- We're blogging! Follow us at http://urbaninitiative.wordpress.com to get a real-time synopsis of news, research, events, and opportunities related to urban policy and the SouthCoast. We're also on Facebook, so "Like" us if you are too!
|From the blog:|
Here's just a sampling of what we've been writing about on our blog, Urban Update:
- Unsurprisingly, this is shaping up to be a tough year for federal grant programs that support cities. No funding was allocated to HUD's Sustainable Communities program, while Promise Neighborhoods-developed to encourage cities to replicate the successful Harlem Children's Zone-will likely see deep cuts. The good news? TIGER grants, which funded rail bridge upgrades in New Bedford last summer, will live on. Read more here.
- For many, bookstores aren't just small businesses; they're also gathering places that signal a community's commitment to civic and intellectual engagement. So what does it mean to be a city without a bookstore? Let us know by posting a comment.
- We profiled a public art project featured in both GOOD magazine and the just-released documentary, Urbanized (which Colleen highly recommends). Called "I wish this was...," New Orleans residents are creatively sharing their thoughts on how to reuse vacant commercial properties in their neighborhoods. Click here to get inspired.
Read more at http://urbaninitiative.wordpress.com, and subscribe to our RSS feed to ensure you don't miss a post.
1. What: The Urban Institute (not us, but the DC-based think tank) hosts regular panel discussions on urban policy issues that are streamed on the web. Tomorrow's discussion will focus on the future of the nonprofit sector and philanthropy.
When: Wednesday, 12/7, from 12-1:30
Where: Online (this and past webcasts can be viewed here)
Click here for more information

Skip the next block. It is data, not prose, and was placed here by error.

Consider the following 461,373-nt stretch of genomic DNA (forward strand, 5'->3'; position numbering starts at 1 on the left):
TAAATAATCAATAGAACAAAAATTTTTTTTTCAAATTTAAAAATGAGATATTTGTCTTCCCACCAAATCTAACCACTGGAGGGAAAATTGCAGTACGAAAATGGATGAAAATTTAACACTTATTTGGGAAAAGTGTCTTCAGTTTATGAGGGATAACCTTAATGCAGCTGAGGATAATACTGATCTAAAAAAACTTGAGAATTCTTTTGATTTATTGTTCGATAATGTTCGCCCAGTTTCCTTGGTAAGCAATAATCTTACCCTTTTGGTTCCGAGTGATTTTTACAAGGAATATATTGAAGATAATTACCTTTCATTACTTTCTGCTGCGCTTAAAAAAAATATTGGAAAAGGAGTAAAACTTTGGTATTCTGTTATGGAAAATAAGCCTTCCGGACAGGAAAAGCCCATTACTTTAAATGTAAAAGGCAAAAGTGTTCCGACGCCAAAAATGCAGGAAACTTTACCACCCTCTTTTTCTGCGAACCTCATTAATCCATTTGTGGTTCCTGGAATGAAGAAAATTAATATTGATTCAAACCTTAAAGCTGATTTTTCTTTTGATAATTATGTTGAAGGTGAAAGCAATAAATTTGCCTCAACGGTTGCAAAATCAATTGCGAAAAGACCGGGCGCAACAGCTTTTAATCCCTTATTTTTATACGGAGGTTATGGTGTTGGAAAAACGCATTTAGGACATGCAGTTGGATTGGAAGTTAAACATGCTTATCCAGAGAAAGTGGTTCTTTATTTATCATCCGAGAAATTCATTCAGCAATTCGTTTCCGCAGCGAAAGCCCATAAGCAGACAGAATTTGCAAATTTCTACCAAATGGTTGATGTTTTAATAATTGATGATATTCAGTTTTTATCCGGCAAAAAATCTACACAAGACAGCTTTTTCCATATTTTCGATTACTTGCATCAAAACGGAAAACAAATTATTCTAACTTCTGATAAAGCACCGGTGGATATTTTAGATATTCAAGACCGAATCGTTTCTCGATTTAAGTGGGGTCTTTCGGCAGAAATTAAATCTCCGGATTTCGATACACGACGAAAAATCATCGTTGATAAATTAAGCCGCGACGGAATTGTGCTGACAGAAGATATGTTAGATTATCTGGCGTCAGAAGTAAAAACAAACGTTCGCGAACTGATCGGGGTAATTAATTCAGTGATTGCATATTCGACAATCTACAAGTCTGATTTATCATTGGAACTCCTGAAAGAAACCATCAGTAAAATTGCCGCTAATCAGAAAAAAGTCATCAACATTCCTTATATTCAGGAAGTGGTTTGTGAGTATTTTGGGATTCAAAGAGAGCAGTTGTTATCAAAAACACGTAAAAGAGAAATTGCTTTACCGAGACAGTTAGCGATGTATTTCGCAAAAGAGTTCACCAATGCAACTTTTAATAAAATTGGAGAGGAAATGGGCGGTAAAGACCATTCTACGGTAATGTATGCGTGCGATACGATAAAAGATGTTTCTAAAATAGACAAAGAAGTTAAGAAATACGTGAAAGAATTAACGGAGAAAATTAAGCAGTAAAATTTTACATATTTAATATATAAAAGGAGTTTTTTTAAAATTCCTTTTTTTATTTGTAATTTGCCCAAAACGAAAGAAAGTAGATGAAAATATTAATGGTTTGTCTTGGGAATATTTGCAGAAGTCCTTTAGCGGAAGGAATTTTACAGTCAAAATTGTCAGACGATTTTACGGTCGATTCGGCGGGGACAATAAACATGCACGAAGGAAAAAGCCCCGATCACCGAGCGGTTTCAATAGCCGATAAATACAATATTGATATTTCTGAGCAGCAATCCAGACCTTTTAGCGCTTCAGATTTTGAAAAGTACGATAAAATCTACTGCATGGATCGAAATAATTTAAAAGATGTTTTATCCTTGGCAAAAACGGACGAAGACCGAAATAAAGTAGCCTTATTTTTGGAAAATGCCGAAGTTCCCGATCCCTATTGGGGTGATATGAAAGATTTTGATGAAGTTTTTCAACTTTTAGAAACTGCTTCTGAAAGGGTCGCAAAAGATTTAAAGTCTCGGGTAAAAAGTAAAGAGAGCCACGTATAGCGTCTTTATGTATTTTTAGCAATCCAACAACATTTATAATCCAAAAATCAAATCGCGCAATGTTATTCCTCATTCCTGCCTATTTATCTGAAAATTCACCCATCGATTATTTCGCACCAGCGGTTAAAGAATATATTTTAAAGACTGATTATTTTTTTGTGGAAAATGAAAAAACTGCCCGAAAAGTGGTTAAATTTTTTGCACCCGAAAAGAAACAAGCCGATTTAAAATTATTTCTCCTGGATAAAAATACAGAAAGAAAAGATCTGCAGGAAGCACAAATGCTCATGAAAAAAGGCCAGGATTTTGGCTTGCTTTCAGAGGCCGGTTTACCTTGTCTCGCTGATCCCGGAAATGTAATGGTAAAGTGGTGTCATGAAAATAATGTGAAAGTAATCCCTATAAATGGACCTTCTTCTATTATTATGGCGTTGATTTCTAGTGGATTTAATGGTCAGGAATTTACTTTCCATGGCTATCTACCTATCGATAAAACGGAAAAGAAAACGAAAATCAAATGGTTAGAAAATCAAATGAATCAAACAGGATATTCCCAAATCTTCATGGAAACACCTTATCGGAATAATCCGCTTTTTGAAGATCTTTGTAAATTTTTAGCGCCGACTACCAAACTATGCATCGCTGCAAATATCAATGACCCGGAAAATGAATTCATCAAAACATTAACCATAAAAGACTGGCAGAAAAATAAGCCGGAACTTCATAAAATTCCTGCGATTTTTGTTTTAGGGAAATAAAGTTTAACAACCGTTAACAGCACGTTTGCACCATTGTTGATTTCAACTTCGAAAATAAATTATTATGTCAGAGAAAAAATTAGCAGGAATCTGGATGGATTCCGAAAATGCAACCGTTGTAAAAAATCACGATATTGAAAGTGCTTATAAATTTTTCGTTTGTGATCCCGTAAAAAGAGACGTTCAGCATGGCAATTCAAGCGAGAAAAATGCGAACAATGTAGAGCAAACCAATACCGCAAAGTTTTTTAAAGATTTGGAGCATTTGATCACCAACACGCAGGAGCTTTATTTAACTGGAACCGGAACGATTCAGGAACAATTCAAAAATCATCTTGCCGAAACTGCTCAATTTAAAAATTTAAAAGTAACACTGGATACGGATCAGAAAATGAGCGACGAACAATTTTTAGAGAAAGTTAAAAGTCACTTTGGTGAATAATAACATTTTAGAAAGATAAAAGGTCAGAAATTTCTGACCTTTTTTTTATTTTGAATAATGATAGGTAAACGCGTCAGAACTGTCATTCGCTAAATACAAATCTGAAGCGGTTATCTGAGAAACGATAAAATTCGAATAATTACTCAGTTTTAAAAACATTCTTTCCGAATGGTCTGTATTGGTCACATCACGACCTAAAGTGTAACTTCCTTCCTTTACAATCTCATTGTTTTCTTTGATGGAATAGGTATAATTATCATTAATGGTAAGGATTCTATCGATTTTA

2. What: Southeastern MA Council on Sustainability Quarterly Meeting; guest speakers to discuss new models of civic engagement and community building
When: Thursday, 12/8 from 1-4p
Where: Waypoint Event Center, New Bedford, MA
3. What: Third Sector New England presents one of its most popular workshops, "Effective Supervision: Creating a Culture of Mutual Respect"
When: Thursday, 1/12, from 9a-3:30p
Where: Boston, MA
Cost: $99, plus $15 materials fee (lunch included)
Click here for more information
Have an upcoming event you'd like to see listed next month? Email us!
The Smarter Cities Challenge - IBM
Cities are invited to submit proposals to receive three weeks of intensive technical assistance from an IBM team that will work on addressing a particular challenge. Past grantees (including the City of Providence) typically sought support through the implementation of smarter technologies or processes. Click here to learn more and apply.
Amelia Peabody Foundation
A longtime funder of organizations in the region, the Amelia Peabody Foundation supports the needs of urban youth with grant amounts that typically range from $10-50,000. Get the details at their website.
Gardiner Howland Shaw Foundation
This foundation supports programs and organizations related to criminal and juvenile justice in Massachusetts. Median award is approx. $10,000. Click here for guidelines.
Arts and Culture grants - Kresge Foundation